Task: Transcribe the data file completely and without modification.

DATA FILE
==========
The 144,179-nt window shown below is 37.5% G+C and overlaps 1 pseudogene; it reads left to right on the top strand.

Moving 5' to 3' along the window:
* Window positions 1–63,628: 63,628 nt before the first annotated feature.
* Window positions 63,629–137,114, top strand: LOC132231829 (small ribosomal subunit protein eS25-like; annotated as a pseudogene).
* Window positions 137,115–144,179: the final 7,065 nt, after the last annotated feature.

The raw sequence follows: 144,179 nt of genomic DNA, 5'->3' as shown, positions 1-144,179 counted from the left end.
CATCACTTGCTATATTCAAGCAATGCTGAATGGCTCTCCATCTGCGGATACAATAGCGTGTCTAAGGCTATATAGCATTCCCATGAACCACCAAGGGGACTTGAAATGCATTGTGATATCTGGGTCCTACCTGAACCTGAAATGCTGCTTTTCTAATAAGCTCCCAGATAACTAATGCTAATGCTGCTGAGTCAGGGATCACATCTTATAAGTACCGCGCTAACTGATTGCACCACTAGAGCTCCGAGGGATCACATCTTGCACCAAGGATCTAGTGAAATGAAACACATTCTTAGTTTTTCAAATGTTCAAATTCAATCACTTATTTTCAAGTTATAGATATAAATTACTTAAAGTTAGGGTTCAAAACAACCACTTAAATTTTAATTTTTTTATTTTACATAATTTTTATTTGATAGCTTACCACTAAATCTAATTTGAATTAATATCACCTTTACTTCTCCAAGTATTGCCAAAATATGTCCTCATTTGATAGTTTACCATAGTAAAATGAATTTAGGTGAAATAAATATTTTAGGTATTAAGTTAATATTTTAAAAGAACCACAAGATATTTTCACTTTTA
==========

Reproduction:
The 144,179-nt window shown below is 37.5% G+C and overlaps 1 pseudogene; it reads left to right on the top strand.

Moving 5' to 3' along the window:
* Window positions 1–63,628: 63,628 nt before the first annotated feature.
* Window positions 63,629–137,114, top strand: LOC132231829 (small ribosomal subunit protein eS25-like; annotated as a pseudogene).
* Window positions 137,115–144,179: the final 7,065 nt, after the last annotated feature.

The raw sequence follows: 144,179 nt of genomic DNA, 5'->3' as shown, positions 1-144,179 counted from the left end.
CATCACTTGCTATATTCAAGCAATGCTGAATGGCTCTCCATCTGCGGATACAATAGCGTGTCTAAGGCTATATAGCATTCCCATGAACCACCAAGGGGACTTGAAATGCATTGTGATATCTGGGTCCTACCTGAACCTGAAATGCTGCTTTTCTAATAAGCTCCCAGATAACTAATGCTAATGCTGCTGAGTCAGGGATCACATCTTATAAGTACCGCGCTAACTGATTGCACCACTAGAGCTCCGAGGGATCACATCTTGCACCAAGGATCTAGTGAAATGAAACACATTCTTAGTTTTTCAAATGTTCAAATTCAATCACTTATTTTCAAGTTATAGATATAAATTACTTAAAGTTAGGGTTCAAAACAACCACTTAAATTTTAATTTTTTTATTTTACATAATTTTTATTTGATAGCTTACCACTAAATCTAATTTGAATTAATATCACCTTTACTTCTCCAAGTATTGCCAAAATATGTCCTCATTTGATAGTTTACCATAGTAAAATGAATTTAGGTGAAATAAATATTTTAGGTATTAAGTTAATATTTTAAAAGAACCACAAGATATTTTCACTTTTA